Should Dharun Ravi Have Testified?

The defendant in the Rutgers webcam spying trial didn’t take the stand. Was that a mistake?

Dharun Ravi, a Rutgers University student charged with bias intimidation against his gay roommate.
Dharun Ravi did not testify on his own behalf

Photograph by Mark Dye/Reuters/Newscom.

We’ve reached the end of the trial of Dharun Ravi, the Rutgers student facing criminal charges for using a webcam to spy on his former roommate, Tyler Clementi. And we’re no closer to understanding either of these young men.

It’s not surprising that the trial hasn’t shed any light on Clementi, who took his own life in September 2010 by jumping off the George Washington Bridge. The suicide note he left behind, along with three Word documents with telltale names—Gah.docx, sorry.docx, and Why is everything so painful.docx—haven’t been turned over to the defense or made public. (They’re not directly relevant to the case against Ravi.) Without the clues that may be in those files, the trial couldn’t hope to explain Clementi’s death.

Instead, the testimony has hammered home the facts already apparent from a ream of electronic records: On the Sunday before Clementi died, Ravi saw a man he didn’t know go into the room they shared, turned on his webcam, and watched for a few seconds while Clementi and the other man kissed. Two days later, when Clementi asked to use the room again, Ravi made giddy plans to turn the webcam back on, tweeting “Yes, it’s happening again,” daring his Twitter followers to video chat him at the appointed hour so they could watch the webcam feed, and texting to a friend about the upcoming “viewing party.” This spying episode didn’t come off, because Clementi turned off the power strip for Ravi’s computer, according to the Rutgers IT department. But two students testified that Ravi set up the webcam and made sure it was pointing toward Clementi’s bed. All of this is the basis of the invasion of privacy charge Ravi is facing.

The testimony also established that after Clementi complained to the dorm’s resident adviser about the spying—which he knew about because he too was following Ravi on Twitter—Ravi deleted or altered his incriminating tweets. That is the basis for another charge of evidence tampering.

What we don’t know is why Ravi acted so badly. In the prosecution’s version of the story, he is a criminal gay-basher. In the defense’s version, he is stupid and immature, a newbie freshman reacting to the “shocking experience” of his gay roommate’s hook-up with a “scruffy and homeless-looking and suspicious-looking” date. Not helpful for the defense was the testimony of M.B., the man in question, who was calm, clean cut, and entirely unsuspicious seeming on the stand (though at 30, M.B. was significantly older than Ravi and his friends). Ravi’s friends testified that he didn’t regularly make homophobic statements, but one student said he seemed “uncomfortable” about gay people, and before M.B.’s return trip to the dorm, Ravi texted about wanting to “keep the gays away.”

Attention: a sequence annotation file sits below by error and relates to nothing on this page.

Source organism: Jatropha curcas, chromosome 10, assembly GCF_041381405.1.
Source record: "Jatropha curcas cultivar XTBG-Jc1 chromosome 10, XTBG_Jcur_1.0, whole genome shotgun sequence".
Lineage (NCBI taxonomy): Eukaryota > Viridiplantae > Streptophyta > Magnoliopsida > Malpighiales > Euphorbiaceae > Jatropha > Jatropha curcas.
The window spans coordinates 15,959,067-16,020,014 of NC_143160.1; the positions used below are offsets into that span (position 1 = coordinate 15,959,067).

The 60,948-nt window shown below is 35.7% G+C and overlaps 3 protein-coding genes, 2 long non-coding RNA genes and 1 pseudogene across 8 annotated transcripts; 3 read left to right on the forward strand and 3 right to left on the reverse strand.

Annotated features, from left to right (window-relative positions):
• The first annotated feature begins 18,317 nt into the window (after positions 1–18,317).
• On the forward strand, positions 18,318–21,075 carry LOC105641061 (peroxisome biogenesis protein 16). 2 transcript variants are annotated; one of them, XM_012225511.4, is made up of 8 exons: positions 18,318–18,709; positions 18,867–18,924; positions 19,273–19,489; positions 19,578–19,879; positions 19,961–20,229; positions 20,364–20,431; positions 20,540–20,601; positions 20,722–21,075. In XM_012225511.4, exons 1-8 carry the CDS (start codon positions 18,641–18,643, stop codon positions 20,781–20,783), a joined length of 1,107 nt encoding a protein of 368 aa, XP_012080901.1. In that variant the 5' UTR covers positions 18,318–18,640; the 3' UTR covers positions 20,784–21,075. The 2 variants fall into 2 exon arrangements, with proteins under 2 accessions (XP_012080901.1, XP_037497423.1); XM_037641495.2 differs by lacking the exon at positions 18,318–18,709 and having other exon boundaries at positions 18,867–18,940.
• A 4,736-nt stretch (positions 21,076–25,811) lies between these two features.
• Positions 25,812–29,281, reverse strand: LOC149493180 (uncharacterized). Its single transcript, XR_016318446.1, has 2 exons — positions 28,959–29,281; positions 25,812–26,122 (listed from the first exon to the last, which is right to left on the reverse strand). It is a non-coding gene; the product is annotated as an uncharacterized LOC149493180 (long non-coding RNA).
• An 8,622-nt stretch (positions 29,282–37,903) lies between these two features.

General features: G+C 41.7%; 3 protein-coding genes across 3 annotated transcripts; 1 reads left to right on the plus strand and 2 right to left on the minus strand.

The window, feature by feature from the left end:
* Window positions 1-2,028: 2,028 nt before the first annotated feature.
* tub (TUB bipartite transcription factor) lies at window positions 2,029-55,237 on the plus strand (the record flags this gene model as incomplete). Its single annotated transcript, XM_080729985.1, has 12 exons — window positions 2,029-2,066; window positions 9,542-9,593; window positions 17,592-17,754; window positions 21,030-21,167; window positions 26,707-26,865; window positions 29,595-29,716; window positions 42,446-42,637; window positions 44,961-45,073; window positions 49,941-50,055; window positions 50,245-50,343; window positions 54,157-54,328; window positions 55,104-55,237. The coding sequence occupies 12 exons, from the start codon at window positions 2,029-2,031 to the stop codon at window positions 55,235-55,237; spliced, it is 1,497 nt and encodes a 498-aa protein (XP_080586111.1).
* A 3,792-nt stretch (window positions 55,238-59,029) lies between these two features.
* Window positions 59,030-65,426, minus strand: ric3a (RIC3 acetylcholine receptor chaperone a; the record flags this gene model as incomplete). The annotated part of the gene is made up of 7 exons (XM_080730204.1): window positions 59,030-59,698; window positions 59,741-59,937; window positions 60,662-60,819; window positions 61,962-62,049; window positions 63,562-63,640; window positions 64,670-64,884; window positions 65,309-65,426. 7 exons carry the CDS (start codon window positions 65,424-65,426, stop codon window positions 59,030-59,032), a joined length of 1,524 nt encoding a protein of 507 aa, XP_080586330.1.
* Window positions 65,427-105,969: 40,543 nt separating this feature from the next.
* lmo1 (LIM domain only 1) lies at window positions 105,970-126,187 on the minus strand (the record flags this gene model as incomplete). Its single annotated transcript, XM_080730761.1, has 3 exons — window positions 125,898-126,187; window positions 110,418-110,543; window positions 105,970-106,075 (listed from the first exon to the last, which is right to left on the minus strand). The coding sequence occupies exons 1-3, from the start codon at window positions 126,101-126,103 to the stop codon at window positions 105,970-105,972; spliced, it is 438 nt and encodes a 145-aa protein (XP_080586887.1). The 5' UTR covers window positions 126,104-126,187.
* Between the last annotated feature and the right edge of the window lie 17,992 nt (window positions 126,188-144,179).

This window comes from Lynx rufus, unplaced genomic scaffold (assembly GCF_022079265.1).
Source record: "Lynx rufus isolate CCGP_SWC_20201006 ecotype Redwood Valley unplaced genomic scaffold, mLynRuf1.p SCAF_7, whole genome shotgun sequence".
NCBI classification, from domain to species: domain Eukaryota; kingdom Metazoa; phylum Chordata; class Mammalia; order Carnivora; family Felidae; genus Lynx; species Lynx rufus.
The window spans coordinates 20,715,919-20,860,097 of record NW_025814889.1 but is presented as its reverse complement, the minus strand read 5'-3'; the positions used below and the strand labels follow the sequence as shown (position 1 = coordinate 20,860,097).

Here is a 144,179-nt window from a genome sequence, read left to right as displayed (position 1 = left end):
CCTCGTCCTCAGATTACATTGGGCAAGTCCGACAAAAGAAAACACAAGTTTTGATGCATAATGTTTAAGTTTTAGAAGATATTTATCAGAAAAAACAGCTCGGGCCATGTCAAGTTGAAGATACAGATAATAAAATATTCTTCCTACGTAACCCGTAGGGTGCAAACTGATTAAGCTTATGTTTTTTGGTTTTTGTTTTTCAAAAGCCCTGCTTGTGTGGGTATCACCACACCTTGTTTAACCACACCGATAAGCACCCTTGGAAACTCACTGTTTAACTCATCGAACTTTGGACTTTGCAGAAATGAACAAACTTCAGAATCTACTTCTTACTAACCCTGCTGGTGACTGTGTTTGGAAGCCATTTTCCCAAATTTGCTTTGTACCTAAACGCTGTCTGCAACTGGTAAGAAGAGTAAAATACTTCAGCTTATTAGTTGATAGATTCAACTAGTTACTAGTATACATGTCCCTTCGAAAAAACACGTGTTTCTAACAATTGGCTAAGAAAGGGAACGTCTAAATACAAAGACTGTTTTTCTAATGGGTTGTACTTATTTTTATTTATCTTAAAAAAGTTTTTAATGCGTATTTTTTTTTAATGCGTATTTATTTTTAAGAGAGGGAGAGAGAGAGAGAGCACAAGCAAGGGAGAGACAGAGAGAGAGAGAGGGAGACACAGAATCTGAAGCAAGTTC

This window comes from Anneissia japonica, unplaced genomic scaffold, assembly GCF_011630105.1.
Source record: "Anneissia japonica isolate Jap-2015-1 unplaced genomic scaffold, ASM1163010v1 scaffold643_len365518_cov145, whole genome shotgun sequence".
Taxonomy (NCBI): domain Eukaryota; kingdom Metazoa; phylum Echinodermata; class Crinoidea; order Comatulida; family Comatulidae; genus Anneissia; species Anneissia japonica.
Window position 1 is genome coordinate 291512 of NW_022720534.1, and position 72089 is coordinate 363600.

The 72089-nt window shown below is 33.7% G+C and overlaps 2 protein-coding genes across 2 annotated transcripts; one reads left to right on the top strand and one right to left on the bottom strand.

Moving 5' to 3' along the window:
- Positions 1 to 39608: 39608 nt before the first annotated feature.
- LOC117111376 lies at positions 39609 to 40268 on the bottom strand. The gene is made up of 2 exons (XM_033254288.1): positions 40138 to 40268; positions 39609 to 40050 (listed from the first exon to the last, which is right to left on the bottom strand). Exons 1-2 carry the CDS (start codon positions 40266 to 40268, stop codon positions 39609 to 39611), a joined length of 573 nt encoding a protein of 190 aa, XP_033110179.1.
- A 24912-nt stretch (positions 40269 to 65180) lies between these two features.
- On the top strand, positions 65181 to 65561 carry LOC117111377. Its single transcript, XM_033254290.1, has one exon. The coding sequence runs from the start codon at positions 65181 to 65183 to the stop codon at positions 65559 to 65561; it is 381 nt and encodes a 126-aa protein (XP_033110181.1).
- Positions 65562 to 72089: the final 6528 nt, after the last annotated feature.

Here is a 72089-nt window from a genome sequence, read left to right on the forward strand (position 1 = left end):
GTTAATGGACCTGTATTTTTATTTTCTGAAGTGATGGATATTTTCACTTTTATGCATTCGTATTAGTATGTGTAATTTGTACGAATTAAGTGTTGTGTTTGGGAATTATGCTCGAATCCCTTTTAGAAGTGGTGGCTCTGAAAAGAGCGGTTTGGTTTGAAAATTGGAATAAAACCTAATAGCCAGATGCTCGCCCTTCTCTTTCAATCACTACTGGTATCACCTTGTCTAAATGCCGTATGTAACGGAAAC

In this case, an awful lot is hanging on the perceived attitude of an 18-year-old. The most serious charge Ravi faces—“intimidation bias,” which carries a penalty of up to 10 years—will turn on whether the jury thinks he deliberately tried to intimidate and humiliate Clementi because he was gay. It’s for this reason that I found myself asking a question that usually makes defense lawyers roll their eyes: Should Ravi have testified on his own behalf?

The standard answer is no, as Mark Di Ionno, a columnist for the New Jersey Star-Ledger, laid out this week. The obvious problem with putting Ravi on the stand is that he would have had to explain his own tweets, which might have forced him to admit to the evidence tampering charge. He also would have surely been asked on cross-examination about his statement to the police that, reflecting on his own actions, he could see that he’d violated Clementi’s privacy.

But it’s precisely because of Ravi’s tweets and his police interview that I wonder if this is the rare case when a partly guilty-seeming defendant is better off speaking up on his own behalf. I wish Ravi had taken the plea deal of zero prison time that was offered him before trial. But he didn’t, and it seems to me that in all likelihood, Ravi’s best chance after four weeks of testimony is that the jury just won’t have the heart to find him guilty and send him away. With his baby face and his previously unblemished record, Ravi doesn’t look the part of a bad guy.

If I was on that jury, though, I’d want to know what he has to say for himself all these months later. How should we think about the spying from his point of view? Ravi has said he was concerned about M.B.’s scruffy appearance because he’d left his iPad in his room. Maybe, but it’s pretty unconvincing that’s the entire explanation. He was clearly both freaked out and titillated by the idea that gay sex was going on in his bedroom. And if that’s an understandable reaction from an 18-year-old, I’d like to hear Ravi parse out why in his own words.

Often the decision about whether a defendant should testify is cast in terms of the strength of the prosecution’s case. The thinking is that if the government has not met its burden, then there’s no reason to take the risk of putting the defendant at the mercy of cross-examination. In this case, that is a big if. I’m left with the sinking feeling that Ravi’s behavior was both stupid and criminal, at least with regard to the lesser charges. Does he deserve to go to prison, or to be deported if he’s convicted, since he was born in India and isn’t an American citizen? I still don’t think so. But I’m not sure he gave the jury enough reason to spare him.